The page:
Newsletter Archives

Last year we transitioned from writing blog posts to focusing on Newsletters. We covered a wide array of topics from homelessness, to farmer's markets, to budget decisions. If you’ve missed one of my past newsletters, you can check them all out on my website here. 

If you are reading this newsletter because a friend forwarded it to you, you can sign up to receive my newsletter here. 
Monthly Interview with My Ballard

As a part of my revamped communications plan, I will be sitting down with My Ballard every month to answer the questions you have. Here is the most recent Q&A with Meghan. Please submit your questions to My Ballard via their email address: tips@Myballard.com. I look forward to my next interview with Meghan later this month.

Actions You Can Take to Address Homelessness 

As I mentioned above, during office hours last week Maggie asked about how she and her neighbors can do their part to address the homelessness crisis. She asked specifically if we could include actionable ways they can help in our next newsletter. While there are many more ways to get involved, here are 6 ways you can help. Thank you Maggie, for this suggestion!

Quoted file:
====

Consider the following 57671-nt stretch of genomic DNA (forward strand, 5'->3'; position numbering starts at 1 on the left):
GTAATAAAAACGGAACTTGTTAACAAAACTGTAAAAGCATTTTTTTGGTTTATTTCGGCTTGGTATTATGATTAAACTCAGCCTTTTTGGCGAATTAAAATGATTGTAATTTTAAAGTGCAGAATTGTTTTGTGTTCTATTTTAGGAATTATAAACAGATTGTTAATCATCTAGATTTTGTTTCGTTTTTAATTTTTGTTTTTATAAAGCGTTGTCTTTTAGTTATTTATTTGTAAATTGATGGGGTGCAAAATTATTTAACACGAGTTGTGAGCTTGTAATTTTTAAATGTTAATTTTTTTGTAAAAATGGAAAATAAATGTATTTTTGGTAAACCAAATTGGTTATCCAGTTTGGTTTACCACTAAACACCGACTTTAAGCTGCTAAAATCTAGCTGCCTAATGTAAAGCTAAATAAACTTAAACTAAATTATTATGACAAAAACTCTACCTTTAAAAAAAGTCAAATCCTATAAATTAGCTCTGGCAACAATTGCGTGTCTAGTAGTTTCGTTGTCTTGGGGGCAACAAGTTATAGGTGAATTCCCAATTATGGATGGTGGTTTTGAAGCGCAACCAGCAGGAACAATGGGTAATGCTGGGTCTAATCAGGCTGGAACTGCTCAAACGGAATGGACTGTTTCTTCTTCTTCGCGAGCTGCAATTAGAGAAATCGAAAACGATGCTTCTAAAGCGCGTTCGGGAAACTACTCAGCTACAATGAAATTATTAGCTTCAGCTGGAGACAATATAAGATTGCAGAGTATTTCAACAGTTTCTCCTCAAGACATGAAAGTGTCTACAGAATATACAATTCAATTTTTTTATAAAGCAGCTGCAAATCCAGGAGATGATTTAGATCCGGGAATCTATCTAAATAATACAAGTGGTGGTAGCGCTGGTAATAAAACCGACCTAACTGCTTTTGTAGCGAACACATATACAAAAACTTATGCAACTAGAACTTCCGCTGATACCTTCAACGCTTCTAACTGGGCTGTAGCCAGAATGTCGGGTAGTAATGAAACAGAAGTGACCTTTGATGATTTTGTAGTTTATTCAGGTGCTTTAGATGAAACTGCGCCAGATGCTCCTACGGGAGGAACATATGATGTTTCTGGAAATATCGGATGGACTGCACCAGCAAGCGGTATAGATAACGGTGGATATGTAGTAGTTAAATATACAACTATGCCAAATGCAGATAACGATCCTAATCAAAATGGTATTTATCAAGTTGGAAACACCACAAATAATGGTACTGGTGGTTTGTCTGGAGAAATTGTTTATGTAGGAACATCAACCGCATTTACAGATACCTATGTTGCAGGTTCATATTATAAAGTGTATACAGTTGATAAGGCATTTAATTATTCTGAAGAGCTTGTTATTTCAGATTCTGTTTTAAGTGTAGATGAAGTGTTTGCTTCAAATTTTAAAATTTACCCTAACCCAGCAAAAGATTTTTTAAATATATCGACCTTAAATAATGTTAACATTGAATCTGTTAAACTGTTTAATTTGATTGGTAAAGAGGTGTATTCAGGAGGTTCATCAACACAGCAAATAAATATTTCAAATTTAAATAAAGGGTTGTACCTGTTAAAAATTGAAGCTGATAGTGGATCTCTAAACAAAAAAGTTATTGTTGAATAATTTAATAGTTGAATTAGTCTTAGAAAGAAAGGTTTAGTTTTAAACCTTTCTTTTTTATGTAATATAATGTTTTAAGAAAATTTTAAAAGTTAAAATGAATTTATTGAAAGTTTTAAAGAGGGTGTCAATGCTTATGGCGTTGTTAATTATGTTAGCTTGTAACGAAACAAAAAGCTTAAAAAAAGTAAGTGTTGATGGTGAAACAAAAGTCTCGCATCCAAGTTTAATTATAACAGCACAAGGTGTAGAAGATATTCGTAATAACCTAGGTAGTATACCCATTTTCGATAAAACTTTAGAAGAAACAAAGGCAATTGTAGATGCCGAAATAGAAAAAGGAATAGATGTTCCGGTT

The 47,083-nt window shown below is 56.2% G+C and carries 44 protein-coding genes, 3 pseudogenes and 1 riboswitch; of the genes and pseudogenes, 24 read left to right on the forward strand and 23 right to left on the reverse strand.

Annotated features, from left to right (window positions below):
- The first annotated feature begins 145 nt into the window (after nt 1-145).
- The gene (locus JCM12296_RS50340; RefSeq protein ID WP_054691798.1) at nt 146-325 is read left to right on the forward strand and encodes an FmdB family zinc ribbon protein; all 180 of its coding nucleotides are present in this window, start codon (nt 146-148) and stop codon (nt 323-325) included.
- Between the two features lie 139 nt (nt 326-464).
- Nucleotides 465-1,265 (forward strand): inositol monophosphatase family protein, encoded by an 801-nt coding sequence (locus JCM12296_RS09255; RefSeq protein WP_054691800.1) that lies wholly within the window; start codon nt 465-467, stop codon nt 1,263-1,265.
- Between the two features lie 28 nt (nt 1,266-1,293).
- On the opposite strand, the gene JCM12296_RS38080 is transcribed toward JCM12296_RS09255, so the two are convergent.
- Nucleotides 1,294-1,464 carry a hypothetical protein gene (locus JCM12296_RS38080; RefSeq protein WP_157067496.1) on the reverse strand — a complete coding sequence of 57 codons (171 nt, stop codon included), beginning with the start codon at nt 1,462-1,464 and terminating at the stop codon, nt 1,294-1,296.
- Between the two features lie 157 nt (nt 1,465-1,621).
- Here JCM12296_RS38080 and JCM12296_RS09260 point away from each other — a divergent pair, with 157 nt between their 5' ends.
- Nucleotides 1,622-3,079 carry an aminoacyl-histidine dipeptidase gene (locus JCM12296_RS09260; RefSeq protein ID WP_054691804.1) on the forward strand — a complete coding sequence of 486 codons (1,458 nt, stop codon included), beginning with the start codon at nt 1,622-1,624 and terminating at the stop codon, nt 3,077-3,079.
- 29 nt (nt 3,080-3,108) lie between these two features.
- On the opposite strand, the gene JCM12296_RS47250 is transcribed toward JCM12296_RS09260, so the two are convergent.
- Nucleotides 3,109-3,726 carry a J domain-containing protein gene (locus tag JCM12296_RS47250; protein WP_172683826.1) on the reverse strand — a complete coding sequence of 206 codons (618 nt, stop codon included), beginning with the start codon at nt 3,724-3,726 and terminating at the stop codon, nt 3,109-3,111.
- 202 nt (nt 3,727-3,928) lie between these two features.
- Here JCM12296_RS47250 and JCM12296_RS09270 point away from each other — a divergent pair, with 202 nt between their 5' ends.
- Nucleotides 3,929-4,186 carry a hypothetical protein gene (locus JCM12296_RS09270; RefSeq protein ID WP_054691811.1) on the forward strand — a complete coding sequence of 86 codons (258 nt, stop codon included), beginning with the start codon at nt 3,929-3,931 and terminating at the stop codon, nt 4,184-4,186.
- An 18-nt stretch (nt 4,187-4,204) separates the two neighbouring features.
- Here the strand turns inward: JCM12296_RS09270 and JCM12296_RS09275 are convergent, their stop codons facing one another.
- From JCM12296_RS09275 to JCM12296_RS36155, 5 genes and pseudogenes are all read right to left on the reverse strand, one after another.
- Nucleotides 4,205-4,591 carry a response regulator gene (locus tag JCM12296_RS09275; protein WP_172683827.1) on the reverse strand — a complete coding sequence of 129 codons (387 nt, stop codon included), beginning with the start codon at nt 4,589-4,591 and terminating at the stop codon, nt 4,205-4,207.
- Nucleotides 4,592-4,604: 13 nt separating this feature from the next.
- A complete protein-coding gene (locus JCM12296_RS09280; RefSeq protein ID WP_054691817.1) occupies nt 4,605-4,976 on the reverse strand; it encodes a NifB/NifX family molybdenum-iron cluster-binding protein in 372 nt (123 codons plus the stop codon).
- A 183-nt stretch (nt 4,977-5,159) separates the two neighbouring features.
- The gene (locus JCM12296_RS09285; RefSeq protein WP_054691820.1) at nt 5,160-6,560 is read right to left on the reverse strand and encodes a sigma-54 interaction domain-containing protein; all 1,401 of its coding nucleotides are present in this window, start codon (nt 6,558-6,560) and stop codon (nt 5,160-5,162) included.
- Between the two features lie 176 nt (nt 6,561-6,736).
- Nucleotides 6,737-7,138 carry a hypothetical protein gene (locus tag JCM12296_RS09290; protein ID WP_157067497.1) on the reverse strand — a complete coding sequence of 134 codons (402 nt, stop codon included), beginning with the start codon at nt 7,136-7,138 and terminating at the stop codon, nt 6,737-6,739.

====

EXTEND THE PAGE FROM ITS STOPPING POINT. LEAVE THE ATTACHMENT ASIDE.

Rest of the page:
1) Volunteer: There are so many great nonprofits operating in Seattle that are powered by volunteers like you. Check out the organizations listed below to learn more about some of the available opportunities, for other volunteer opportunities check out United Way’s Volunteer portal here.
  • LIHI’s Urban Rest Stop - Offers restrooms, laundry facilities and showers for homeless individuals at no cost in Ballard.
  • Ballard Food Bank - Brings fresh healthy food and various services to our more vulnerable neighbors.
  • ROOTS - Provides shelter, hygiene, meals, and services for homeless young adults in the University District.
  • Seattle Compassion Services - Supports Homeless individuals in the Leary Triangle.
  • Mary’s Place - Provides shelter and services for homeless women and families.
  • Compass Housing Alliance - Offers essential services and affordable housing for homeless and low-income people.
  • RealChange - Provides jobs, journalism and advocacy focused on the voices of those most impacted in our community.
2) Donate or Lease: You can use  your back yard, extra property, vacant building or empty parking lot to partner with the Block Project, WELD or the City of Seattle
  • The Block Project - A fantastic project partnering homeowners, homeless individuals, architects and community members with the goal of providing integrated, sustainable, supported, affordable and dignified housing to homeless individuals. If you have a small amount of property to spare BLOCK Project will build a beautiful detached dwelling unit for a homeless individual and provide maintenance and case management.  Learn more about becoming a host here.